You'll need between two and four hours to walk the falls. Swimming in the falls is glorious and safe, with no crocodiles to worry about!
From La Fortuna, you can explore the Arenal National Park. To get the most out of your short time there, book the ultimate one-day tour, which promises an exhausting but satisfying day that crams in as much as possible.
You'll discover volcanoes, lava fields, waterfalls, hot springs, and suspension bridges. If you enjoy adventure, sign up for canoe or rappelling tours, horseback riding, or canopy walks. The Mistico Arenal Hanging Bridges are also great for spotting sloths, frogs, and tarantulas.
Where to stay in La Fortuna
La Fortuna is a popular tourist hotspot, so plenty of suitable accommodation exists. Still, the best options tend to be just outside the center of the village, and the Arenal Sloth Hostel is a good budget option.
Day 8 & 9: Drive to Santa Teresa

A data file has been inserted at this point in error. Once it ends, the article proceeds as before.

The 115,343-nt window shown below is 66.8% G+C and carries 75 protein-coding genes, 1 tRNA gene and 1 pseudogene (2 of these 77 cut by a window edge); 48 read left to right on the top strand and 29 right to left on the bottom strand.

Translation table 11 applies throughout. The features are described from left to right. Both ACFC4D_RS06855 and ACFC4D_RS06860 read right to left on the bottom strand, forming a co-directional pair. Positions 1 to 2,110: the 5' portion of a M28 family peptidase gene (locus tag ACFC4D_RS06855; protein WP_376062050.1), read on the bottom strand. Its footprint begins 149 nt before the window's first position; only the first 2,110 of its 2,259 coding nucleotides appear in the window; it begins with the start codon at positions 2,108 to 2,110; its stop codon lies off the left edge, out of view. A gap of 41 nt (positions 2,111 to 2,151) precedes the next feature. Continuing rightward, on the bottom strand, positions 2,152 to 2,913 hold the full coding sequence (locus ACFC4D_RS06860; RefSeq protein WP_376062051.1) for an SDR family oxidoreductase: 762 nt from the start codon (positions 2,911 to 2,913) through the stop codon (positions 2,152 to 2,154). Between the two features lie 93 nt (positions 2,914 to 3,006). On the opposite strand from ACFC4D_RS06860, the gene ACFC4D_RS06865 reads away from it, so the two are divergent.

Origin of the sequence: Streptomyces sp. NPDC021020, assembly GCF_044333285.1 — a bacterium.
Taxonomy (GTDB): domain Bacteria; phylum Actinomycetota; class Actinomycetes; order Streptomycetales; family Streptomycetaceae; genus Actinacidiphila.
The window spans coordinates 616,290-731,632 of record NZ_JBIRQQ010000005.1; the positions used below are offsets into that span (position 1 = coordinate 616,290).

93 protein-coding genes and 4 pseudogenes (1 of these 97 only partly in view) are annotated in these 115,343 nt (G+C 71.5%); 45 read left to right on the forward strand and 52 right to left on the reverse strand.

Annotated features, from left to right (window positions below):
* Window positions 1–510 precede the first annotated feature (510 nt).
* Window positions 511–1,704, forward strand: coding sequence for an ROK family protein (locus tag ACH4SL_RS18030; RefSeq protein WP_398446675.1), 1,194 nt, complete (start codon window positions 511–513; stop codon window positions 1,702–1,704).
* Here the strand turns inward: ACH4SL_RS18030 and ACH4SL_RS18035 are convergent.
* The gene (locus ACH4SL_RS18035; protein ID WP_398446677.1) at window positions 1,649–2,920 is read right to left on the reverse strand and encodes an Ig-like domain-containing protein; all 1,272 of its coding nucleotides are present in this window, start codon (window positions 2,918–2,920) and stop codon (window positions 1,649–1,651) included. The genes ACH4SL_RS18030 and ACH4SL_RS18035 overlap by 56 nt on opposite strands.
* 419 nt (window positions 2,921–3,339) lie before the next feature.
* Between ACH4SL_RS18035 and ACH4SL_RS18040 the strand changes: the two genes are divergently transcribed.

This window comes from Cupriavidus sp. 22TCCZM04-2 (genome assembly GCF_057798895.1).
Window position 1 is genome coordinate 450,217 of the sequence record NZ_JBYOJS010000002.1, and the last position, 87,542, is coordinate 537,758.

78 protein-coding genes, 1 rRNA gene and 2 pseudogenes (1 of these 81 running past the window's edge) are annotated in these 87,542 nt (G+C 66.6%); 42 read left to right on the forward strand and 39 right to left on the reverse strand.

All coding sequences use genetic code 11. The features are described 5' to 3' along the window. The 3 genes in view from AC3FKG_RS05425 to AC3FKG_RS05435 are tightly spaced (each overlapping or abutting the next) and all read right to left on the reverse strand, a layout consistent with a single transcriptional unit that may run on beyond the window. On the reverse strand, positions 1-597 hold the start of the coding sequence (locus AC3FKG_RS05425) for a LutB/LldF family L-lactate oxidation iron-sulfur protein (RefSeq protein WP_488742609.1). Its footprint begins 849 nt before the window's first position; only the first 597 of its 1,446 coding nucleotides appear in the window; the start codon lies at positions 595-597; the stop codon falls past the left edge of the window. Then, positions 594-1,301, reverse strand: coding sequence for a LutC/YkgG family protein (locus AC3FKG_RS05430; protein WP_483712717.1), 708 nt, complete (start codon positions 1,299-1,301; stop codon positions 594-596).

Commit to a day-long road trip to Santa Teresa, a beach village on the west coast peninsula. The drive can take anywhere between 6 and 12 hours, depending on if and where you choose to stop.
Your first stop could be the Monteverde Cloud Forest Biological Reserve, which you can walk through on suspended bridges. It's home to the highest concentration of orchids in the world, with 500 different species.
If you want a short detour, head north to the Parque Nacional Volcano Tenorio, which has mangrove swamps, lagoons, and jagged cliffs with unique rock formations.
Plenty of small villages on the way allow you to stop to buy fresh fruit from local vendors and eat in cute restaurants. Your final stop could be Samara Beach, which is excellent for swimming or surfing, and there are shops and restaurants for a break to stretch your legs.